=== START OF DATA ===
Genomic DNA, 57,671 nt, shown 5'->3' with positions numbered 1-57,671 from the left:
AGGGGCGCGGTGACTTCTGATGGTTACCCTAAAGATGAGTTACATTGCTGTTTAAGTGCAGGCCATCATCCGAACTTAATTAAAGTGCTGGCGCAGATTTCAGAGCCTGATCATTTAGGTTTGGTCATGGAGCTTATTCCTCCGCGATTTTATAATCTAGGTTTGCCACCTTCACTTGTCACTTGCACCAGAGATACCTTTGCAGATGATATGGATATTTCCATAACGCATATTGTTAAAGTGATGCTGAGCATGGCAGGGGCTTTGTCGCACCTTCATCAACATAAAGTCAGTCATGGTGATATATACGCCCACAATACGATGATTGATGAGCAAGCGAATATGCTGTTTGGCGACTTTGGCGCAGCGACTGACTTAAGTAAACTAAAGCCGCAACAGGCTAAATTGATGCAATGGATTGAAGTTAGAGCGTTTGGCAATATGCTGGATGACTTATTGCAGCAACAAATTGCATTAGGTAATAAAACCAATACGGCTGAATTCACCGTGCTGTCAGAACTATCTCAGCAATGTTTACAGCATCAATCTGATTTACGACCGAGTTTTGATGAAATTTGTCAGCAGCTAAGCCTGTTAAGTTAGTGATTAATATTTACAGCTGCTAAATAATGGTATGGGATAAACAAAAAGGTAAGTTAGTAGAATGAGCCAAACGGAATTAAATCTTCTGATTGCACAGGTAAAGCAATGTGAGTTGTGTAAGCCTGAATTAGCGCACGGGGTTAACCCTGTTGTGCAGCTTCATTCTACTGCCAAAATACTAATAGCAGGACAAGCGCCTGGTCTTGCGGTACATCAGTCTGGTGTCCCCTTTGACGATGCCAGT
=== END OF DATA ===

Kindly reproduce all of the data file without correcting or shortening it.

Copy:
Genomic DNA, 57,671 nt, shown 5'->3' with positions numbered 1-57,671 from the left:
AGGGGCGCGGTGACTTCTGATGGTTACCCTAAAGATGAGTTACATTGCTGTTTAAGTGCAGGCCATCATCCGAACTTAATTAAAGTGCTGGCGCAGATTTCAGAGCCTGATCATTTAGGTTTGGTCATGGAGCTTATTCCTCCGCGATTTTATAATCTAGGTTTGCCACCTTCACTTGTCACTTGCACCAGAGATACCTTTGCAGATGATATGGATATTTCCATAACGCATATTGTTAAAGTGATGCTGAGCATGGCAGGGGCTTTGTCGCACCTTCATCAACATAAAGTCAGTCATGGTGATATATACGCCCACAATACGATGATTGATGAGCAAGCGAATATGCTGTTTGGCGACTTTGGCGCAGCGACTGACTTAAGTAAACTAAAGCCGCAACAGGCTAAATTGATGCAATGGATTGAAGTTAGAGCGTTTGGCAATATGCTGGATGACTTATTGCAGCAACAAATTGCATTAGGTAATAAAACCAATACGGCTGAATTCACCGTGCTGTCAGAACTATCTCAGCAATGTTTACAGCATCAATCTGATTTACGACCGAGTTTTGATGAAATTTGTCAGCAGCTAAGCCTGTTAAGTTAGTGATTAATATTTACAGCTGCTAAATAATGGTATGGGATAAACAAAAAGGTAAGTTAGTAGAATGAGCCAAACGGAATTAAATCTTCTGATTGCACAGGTAAAGCAATGTGAGTTGTGTAAGCCTGAATTAGCGCACGGGGTTAACCCTGTTGTGCAGCTTCATTCTACTGCCAAAATACTAATAGCAGGACAAGCGCCTGGTCTTGCGGTACATCAGTCTGGTGTCCCCTTTGACGATGCCAGT